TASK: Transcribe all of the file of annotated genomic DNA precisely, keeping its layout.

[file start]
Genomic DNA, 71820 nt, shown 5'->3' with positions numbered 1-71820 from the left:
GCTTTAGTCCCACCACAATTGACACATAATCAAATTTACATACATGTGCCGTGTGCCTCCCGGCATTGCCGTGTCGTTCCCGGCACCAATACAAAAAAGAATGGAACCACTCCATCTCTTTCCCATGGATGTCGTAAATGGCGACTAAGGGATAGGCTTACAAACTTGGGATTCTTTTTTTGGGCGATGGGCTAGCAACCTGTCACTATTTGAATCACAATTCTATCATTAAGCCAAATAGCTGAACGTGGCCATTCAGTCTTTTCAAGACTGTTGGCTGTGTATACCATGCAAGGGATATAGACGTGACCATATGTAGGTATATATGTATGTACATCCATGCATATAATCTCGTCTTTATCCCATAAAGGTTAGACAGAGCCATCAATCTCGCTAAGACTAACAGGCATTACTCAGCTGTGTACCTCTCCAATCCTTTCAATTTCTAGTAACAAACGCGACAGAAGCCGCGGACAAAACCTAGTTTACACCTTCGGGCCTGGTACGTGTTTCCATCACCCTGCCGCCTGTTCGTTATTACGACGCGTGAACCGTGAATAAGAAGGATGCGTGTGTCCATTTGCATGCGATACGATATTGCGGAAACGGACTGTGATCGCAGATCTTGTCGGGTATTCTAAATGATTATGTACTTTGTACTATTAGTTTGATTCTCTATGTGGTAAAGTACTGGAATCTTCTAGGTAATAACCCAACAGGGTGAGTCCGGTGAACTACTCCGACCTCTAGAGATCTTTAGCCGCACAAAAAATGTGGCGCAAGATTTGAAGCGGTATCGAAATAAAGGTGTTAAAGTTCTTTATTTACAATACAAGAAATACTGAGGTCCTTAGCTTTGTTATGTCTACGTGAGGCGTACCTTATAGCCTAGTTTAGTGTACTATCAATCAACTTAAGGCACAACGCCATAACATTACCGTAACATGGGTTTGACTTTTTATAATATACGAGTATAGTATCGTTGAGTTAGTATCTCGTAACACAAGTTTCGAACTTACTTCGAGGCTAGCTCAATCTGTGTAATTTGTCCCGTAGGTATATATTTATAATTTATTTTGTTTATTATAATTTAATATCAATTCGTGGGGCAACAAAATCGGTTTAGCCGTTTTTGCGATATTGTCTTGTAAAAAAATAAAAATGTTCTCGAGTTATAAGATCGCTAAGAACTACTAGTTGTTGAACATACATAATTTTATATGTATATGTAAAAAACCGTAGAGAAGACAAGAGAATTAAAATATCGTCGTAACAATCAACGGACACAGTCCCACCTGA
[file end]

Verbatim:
Genomic DNA, 71820 nt, shown 5'->3' with positions numbered 1-71820 from the left:
GCTTTAGTCCCACCACAATTGACACATAATCAAATTTACATACATGTGCCGTGTGCCTCCCGGCATTGCCGTGTCGTTCCCGGCACCAATACAAAAAAGAATGGAACCACTCCATCTCTTTCCCATGGATGTCGTAAATGGCGACTAAGGGATAGGCTTACAAACTTGGGATTCTTTTTTTGGGCGATGGGCTAGCAACCTGTCACTATTTGAATCACAATTCTATCATTAAGCCAAATAGCTGAACGTGGCCATTCAGTCTTTTCAAGACTGTTGGCTGTGTATACCATGCAAGGGATATAGACGTGACCATATGTAGGTATATATGTATGTACATCCATGCATATAATCTCGTCTTTATCCCATAAAGGTTAGACAGAGCCATCAATCTCGCTAAGACTAACAGGCATTACTCAGCTGTGTACCTCTCCAATCCTTTCAATTTCTAGTAACAAACGCGACAGAAGCCGCGGACAAAACCTAGTTTACACCTTCGGGCCTGGTACGTGTTTCCATCACCCTGCCGCCTGTTCGTTATTACGACGCGTGAACCGTGAATAAGAAGGATGCGTGTGTCCATTTGCATGCGATACGATATTGCGGAAACGGACTGTGATCGCAGATCTTGTCGGGTATTCTAAATGATTATGTACTTTGTACTATTAGTTTGATTCTCTATGTGGTAAAGTACTGGAATCTTCTAGGTAATAACCCAACAGGGTGAGTCCGGTGAACTACTCCGACCTCTAGAGATCTTTAGCCGCACAAAAAATGTGGCGCAAGATTTGAAGCGGTATCGAAATAAAGGTGTTAAAGTTCTTTATTTACAATACAAGAAATACTGAGGTCCTTAGCTTTGTTATGTCTACGTGAGGCGTACCTTATAGCCTAGTTTAGTGTACTATCAATCAACTTAAGGCACAACGCCATAACATTACCGTAACATGGGTTTGACTTTTTATAATATACGAGTATAGTATCGTTGAGTTAGTATCTCGTAACACAAGTTTCGAACTTACTTCGAGGCTAGCTCAATCTGTGTAATTTGTCCCGTAGGTATATATTTATAATTTATTTTGTTTATTATAATTTAATATCAATTCGTGGGGCAACAAAATCGGTTTAGCCGTTTTTGCGATATTGTCTTGTAAAAAAATAAAAATGTTCTCGAGTTATAAGATCGCTAAGAACTACTAGTTGTTGAACATACATAATTTTATATGTATATGTAAAAAACCGTAGAGAAGACAAGAGAATTAAAATATCGTCGTAACAATCAACGGACACAGTCCCACCTGA